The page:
Second, there are enormous differences among the 26 provinces. Some have much higher per-capita income levels than others. Some are moving rapidly to a service economy, but others are heavily dependent on the production of fossil fuels and energy intensive manufacturing. Still others, primarily in the western parts of the country, have been left out of China’s economic boom. A low-carbon strategy that is politically acceptable in one province may not be economically viable for another. Hence having national low-carbon targets that are the same for every industry in every province may not be feasible. Instead, China will be under pressure to design separate carbon goals and separate timetables for each province. But differentiated goals and timetables raise the issue: how does the government decide what is economically feasible and politically fair? Further, implementing aggressive caps on carbon emissions in some provinces and not in others may lead to the relocation of carbon-intensive facilities from the former to the latter. The result would be relocating emissions, not reducing them. The Beijing government faces very difficult choices — whichever path it takes, there will be cries of outrage from the impacted stakeholders.
Third, the criteria for promotions within the Chinese government have been weighted towards meeting economic goals. Provincial officials who meet their economic growth numbers have a good chance to advance. Large infrastructure projects, such as coal power plants involving large capital investments that can raise local employment rates and boost the local economy, have been traditionally favored. Implementing a low-carbon strategy that involves significantly greater investments in solar and wind power and the implementation of an aggressive energy efficiency program, characterized by stronger building codes and alternative means of transportation, will in the near term increase the costs of goods and services. The result is likely to be lower growth numbers, which is not a good outcome for politically ambitious officials. In the past two years, the central government asserted that it would assess and promote public officials based on their success in reaching both their economic and environmental goals. The key question is will local and provincial officials believe that assertion? If they believe that jobs and high levels of economic growth will determine their future, it may be quite hard to persuade them to adopt aggressive green energy goals. China’s central government can adopt strong standards, guidelines and regulations, but they will be implemented and enforced at the provincial level. Therefore, getting the incentives right for the sub-national officials on whose shoulders will fall the implementation and enforcement burden of reducing pollution, both carbon and conventional, becomes essential.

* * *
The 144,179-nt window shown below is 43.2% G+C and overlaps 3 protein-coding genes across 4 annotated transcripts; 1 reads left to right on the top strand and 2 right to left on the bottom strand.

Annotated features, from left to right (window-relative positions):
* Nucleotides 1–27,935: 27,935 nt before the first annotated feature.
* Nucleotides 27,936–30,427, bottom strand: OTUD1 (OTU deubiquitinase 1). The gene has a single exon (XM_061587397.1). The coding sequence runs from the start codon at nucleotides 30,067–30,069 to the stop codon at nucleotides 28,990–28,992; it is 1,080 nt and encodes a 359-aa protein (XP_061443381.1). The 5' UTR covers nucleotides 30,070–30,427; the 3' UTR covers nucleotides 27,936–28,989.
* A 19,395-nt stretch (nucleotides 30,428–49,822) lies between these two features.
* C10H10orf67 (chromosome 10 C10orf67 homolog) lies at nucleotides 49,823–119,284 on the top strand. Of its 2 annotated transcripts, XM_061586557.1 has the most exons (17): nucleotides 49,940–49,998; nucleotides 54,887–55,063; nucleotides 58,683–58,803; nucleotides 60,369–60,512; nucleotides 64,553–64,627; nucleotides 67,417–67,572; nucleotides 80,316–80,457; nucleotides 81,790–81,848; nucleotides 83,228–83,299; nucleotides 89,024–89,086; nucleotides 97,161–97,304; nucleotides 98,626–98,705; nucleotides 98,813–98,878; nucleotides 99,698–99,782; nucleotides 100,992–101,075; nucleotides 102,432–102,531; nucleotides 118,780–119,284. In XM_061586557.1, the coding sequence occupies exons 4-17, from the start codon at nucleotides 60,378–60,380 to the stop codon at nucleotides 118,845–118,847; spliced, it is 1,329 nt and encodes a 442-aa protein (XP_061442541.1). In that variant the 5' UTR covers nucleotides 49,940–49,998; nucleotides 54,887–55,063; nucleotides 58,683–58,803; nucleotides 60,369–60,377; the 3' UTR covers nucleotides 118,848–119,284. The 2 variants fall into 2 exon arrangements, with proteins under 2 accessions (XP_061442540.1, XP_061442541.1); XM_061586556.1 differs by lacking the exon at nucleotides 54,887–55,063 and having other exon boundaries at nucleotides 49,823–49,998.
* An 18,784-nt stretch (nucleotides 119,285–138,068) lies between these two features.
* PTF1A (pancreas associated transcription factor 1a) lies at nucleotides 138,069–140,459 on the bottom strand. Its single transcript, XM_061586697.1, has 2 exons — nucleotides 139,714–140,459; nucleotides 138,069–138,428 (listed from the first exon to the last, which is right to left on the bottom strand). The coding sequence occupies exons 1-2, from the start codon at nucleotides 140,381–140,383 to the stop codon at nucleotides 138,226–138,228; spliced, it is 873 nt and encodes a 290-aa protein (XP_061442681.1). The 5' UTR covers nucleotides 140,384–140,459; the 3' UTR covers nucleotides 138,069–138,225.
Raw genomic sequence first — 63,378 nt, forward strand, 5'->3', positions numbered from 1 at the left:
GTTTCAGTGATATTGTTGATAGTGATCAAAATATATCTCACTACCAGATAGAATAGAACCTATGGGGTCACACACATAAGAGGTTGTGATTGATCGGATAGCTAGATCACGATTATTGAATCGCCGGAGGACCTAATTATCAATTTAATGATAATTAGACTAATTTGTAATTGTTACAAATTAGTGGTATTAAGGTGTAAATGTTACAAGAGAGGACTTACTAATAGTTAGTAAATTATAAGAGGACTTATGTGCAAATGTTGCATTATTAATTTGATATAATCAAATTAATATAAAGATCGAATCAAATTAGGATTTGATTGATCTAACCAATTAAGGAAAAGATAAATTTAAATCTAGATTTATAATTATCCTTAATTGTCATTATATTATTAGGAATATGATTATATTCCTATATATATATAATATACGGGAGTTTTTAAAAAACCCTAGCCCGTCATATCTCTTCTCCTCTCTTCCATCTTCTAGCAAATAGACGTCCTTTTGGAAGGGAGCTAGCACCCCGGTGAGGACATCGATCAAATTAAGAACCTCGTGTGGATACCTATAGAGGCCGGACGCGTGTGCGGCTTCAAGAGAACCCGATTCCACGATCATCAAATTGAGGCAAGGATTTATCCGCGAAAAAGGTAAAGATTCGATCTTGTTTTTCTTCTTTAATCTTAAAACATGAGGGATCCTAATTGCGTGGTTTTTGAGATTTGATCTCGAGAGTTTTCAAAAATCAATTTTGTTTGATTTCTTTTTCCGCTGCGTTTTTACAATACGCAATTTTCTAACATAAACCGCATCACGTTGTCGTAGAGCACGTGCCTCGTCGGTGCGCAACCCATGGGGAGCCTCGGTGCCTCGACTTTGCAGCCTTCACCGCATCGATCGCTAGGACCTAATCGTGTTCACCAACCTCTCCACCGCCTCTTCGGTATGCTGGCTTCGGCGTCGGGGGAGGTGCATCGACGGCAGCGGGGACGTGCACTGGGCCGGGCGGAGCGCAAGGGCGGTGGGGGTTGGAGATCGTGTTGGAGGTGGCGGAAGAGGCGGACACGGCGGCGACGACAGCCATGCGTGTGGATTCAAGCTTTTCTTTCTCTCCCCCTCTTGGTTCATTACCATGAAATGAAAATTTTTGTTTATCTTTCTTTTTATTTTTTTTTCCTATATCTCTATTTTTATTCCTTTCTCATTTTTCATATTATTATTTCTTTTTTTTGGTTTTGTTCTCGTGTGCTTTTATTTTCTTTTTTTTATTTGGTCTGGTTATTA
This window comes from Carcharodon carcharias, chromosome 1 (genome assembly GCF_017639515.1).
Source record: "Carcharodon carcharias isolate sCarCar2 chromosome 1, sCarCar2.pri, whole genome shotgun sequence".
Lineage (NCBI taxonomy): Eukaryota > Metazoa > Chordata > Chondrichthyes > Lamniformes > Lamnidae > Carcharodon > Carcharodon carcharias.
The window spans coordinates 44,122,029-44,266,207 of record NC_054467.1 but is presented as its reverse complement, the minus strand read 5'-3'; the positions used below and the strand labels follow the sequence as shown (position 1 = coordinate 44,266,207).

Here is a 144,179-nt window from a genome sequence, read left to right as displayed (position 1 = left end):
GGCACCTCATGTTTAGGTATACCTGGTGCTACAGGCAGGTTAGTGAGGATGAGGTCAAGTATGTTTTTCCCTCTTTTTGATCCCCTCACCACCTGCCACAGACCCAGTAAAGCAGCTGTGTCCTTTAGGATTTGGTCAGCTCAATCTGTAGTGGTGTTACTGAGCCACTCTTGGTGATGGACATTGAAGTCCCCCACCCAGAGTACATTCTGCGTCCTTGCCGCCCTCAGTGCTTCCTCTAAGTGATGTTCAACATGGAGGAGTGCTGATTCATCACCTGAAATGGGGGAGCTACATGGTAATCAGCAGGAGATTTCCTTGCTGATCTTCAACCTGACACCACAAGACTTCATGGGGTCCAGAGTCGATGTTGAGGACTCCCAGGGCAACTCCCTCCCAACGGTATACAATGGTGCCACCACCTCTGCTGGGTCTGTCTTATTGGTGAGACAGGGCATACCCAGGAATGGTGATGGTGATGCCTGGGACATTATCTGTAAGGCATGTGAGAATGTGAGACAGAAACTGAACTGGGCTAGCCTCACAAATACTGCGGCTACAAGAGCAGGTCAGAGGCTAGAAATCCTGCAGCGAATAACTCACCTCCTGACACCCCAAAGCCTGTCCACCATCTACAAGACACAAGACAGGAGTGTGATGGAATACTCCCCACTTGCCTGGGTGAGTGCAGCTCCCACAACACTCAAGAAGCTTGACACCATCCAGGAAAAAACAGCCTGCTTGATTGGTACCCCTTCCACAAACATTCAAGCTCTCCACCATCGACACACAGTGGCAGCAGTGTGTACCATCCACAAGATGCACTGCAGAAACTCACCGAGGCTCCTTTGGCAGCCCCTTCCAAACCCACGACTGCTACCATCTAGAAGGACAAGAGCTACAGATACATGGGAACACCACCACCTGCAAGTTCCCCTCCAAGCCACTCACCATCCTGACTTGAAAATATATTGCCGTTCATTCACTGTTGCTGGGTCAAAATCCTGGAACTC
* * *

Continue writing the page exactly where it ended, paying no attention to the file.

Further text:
It is one thing to manufacture millions of photovoltaic collectors for the world’s export markets, but it will be a much more difficult challenge for China to transition to a low-carbon economy and a green energy portfolio. Such a transition will require major changes and challenges, ranging from reforming China’s electricity grid to enhancing the incentives and responsibilities of local officials to establishing carbon targets and standards that are perceived at the local and provincial levels as fair, politically viable, enforceable and economically sustainable.